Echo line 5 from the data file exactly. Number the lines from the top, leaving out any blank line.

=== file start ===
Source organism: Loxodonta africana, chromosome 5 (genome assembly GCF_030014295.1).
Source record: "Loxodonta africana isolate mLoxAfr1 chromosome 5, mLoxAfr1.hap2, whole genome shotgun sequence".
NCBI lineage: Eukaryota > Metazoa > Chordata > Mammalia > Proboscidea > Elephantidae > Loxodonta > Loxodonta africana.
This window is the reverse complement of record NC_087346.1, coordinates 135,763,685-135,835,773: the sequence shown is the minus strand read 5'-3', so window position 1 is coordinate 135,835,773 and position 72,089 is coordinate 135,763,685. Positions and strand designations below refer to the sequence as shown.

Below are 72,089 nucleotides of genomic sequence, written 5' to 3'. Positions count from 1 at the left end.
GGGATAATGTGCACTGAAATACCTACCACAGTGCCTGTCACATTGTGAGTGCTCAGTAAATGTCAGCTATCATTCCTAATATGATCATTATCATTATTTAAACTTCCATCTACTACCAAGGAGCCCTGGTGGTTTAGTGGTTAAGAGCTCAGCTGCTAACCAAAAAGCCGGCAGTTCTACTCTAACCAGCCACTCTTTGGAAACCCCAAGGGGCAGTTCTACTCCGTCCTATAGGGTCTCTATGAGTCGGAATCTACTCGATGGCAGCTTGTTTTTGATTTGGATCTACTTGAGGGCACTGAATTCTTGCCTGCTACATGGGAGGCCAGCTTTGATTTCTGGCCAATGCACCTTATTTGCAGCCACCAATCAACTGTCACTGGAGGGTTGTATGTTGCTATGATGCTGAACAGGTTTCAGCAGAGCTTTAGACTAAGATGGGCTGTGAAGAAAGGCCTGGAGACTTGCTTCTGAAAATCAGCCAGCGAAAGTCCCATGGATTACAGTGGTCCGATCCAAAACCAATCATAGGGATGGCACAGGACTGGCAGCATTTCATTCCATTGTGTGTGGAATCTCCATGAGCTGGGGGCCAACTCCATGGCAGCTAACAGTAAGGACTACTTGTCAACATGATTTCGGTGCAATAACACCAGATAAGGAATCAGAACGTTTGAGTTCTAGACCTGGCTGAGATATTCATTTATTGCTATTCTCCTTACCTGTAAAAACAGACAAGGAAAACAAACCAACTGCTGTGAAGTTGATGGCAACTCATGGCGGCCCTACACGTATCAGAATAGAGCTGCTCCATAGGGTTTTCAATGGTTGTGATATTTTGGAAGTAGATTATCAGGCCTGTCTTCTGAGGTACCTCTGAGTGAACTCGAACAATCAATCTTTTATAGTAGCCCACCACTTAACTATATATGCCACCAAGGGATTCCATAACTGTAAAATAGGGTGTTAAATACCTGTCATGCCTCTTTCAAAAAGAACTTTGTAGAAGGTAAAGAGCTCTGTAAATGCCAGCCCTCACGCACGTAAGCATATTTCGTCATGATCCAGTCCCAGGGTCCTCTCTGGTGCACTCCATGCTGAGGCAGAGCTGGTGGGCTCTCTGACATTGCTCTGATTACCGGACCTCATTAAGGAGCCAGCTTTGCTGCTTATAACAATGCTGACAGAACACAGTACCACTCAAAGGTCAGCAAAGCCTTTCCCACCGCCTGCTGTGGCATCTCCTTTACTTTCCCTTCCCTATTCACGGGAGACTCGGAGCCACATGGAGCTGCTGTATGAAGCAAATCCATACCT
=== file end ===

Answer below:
Below are 72,089 nucleotides of genomic sequence, written 5' to 3'. Positions count from 1 at the left end.